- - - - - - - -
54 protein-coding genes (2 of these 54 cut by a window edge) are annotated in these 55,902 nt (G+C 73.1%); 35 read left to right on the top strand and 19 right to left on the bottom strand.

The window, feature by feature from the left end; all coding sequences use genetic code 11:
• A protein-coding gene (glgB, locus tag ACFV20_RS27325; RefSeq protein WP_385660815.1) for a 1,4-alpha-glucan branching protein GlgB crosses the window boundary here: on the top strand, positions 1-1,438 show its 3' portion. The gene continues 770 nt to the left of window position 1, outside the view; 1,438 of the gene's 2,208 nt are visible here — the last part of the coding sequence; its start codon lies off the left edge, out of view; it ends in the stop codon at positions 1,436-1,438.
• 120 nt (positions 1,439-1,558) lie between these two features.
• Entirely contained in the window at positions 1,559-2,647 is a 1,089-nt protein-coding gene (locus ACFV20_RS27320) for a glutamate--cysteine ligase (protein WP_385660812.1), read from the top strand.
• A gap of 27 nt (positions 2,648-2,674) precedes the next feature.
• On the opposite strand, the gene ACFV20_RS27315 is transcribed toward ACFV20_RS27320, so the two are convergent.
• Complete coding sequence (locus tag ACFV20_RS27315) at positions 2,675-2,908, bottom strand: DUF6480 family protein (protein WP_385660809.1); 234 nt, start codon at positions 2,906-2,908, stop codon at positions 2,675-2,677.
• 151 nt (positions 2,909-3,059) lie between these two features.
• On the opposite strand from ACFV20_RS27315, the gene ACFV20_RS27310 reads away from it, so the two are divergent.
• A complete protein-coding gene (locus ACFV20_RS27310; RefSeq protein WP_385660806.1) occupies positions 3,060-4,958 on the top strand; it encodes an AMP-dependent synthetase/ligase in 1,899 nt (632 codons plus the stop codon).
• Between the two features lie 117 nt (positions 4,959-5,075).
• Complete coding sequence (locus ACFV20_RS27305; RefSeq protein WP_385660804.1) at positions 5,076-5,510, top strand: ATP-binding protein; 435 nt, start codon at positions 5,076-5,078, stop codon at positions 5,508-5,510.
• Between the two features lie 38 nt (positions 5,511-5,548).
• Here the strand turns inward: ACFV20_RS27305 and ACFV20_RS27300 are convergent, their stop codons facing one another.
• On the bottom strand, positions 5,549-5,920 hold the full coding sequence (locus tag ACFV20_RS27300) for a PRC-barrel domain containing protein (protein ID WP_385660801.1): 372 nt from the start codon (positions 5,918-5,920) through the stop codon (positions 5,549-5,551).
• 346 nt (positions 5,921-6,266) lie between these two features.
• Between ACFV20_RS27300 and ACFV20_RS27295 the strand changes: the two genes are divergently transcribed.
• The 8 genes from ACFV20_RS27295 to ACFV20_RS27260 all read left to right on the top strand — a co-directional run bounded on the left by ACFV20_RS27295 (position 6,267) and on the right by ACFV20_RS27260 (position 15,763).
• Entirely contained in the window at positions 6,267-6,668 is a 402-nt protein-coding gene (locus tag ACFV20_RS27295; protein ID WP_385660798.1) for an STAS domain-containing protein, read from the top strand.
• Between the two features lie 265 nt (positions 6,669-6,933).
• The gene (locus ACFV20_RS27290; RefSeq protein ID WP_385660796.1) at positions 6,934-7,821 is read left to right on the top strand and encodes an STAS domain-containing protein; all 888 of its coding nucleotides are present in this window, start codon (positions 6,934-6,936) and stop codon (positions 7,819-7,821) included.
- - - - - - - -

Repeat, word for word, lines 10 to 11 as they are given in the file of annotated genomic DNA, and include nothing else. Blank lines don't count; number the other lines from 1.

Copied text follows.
• On the opposite strand from ACFV20_RS27315, the gene ACFV20_RS27310 reads away from it, so the two are divergent.
• A complete protein-coding gene (locus ACFV20_RS27310; RefSeq protein WP_385660806.1) occupies positions 3,060-4,958 on the top strand; it encodes an AMP-dependent synthetase/ligase in 1,899 nt (632 codons plus the stop codon).